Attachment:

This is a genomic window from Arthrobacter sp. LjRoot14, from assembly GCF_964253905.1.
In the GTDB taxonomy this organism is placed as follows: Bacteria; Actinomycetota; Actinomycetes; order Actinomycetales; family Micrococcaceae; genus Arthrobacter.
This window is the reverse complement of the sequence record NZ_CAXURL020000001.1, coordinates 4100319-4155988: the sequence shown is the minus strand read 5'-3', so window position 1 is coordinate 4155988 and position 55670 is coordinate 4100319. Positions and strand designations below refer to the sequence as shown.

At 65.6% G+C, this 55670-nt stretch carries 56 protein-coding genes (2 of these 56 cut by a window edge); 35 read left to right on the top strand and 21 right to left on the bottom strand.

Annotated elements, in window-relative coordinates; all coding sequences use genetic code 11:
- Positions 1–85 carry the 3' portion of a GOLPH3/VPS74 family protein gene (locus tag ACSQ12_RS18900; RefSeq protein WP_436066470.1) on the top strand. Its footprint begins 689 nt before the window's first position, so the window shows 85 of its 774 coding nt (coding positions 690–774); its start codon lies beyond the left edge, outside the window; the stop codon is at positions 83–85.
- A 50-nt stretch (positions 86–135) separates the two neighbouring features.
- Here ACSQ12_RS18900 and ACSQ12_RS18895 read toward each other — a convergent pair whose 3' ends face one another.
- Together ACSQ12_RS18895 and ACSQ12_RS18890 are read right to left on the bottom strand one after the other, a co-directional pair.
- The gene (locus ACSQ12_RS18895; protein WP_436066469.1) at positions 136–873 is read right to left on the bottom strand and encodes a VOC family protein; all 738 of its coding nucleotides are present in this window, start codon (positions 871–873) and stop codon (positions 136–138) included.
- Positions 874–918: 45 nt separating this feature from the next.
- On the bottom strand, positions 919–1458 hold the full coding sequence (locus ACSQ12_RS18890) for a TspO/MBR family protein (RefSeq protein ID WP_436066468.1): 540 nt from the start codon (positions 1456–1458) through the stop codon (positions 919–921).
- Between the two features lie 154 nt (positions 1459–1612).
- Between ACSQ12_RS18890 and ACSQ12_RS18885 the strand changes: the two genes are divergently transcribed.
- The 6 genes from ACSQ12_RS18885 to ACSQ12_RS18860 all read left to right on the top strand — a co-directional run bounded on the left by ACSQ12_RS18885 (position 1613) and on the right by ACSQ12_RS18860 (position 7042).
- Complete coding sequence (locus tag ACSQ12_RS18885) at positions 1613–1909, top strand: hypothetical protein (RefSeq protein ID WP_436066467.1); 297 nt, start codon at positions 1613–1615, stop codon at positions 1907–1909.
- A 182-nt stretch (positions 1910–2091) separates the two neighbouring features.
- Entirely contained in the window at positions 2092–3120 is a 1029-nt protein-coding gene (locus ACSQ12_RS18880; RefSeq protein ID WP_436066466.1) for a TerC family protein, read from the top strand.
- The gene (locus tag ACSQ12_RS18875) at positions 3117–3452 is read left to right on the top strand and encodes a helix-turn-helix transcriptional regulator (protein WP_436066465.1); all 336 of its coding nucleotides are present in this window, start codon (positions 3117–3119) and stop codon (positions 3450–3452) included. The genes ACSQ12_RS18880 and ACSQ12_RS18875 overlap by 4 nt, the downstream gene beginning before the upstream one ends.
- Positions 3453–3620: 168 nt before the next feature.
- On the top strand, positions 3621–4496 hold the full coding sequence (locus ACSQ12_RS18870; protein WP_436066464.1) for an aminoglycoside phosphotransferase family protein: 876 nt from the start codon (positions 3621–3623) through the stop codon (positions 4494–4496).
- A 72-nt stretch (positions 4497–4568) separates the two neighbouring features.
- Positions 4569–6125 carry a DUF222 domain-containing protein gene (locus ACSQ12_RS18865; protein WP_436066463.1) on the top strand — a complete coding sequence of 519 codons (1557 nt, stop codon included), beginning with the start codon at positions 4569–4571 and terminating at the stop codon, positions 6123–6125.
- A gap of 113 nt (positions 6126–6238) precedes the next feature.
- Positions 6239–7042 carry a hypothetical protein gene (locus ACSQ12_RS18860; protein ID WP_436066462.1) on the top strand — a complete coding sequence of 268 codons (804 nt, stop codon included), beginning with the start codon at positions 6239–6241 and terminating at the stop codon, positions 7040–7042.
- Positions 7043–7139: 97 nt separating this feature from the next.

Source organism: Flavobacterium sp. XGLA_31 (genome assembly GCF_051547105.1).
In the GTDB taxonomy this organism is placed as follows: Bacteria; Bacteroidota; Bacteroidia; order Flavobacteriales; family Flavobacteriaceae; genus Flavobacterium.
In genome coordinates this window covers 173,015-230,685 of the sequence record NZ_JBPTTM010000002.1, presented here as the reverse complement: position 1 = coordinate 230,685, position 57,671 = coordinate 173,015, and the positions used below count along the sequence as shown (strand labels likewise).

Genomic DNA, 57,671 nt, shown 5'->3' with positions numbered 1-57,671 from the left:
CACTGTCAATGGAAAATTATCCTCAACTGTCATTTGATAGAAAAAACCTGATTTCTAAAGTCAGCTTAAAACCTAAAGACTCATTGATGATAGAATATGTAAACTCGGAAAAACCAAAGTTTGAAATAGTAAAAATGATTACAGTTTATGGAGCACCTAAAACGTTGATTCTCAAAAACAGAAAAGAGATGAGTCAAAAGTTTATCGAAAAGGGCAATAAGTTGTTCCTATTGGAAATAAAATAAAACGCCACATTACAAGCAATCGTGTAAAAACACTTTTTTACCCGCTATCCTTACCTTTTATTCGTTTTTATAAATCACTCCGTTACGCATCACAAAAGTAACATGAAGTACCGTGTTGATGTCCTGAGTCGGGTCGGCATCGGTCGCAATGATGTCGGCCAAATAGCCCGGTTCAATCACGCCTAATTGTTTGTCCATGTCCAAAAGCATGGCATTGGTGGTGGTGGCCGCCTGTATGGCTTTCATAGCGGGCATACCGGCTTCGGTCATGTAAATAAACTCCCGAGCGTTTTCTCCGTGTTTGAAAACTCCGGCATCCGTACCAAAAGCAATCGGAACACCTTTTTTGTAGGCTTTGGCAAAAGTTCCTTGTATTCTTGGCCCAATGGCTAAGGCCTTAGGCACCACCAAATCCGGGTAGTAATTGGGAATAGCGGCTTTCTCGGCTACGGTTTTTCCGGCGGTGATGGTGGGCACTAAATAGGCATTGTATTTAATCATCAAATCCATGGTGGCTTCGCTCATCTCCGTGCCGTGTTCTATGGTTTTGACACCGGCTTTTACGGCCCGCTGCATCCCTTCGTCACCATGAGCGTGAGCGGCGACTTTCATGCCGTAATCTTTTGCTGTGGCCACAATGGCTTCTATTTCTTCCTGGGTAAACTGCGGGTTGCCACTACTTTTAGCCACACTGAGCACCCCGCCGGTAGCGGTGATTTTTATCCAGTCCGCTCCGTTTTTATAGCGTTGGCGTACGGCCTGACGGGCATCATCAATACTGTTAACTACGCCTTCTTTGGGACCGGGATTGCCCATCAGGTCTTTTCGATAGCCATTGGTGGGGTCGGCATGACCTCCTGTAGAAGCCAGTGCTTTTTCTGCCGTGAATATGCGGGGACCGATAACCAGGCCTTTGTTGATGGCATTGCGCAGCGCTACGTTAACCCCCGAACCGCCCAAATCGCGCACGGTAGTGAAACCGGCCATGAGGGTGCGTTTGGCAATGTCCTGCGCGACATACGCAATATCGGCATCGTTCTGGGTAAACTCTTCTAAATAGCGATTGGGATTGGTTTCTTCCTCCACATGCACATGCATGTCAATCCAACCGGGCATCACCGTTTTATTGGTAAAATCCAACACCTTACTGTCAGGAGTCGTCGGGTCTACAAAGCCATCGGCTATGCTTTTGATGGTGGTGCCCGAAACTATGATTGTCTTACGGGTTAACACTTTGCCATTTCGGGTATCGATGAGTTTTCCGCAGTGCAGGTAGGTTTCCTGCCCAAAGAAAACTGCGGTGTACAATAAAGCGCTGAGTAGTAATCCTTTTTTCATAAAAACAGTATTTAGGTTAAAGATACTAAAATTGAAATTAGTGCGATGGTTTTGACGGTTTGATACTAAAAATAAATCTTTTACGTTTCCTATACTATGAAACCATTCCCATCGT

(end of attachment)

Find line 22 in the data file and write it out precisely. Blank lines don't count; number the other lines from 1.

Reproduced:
- A 72-nt stretch (positions 4497–4568) separates the two neighbouring features.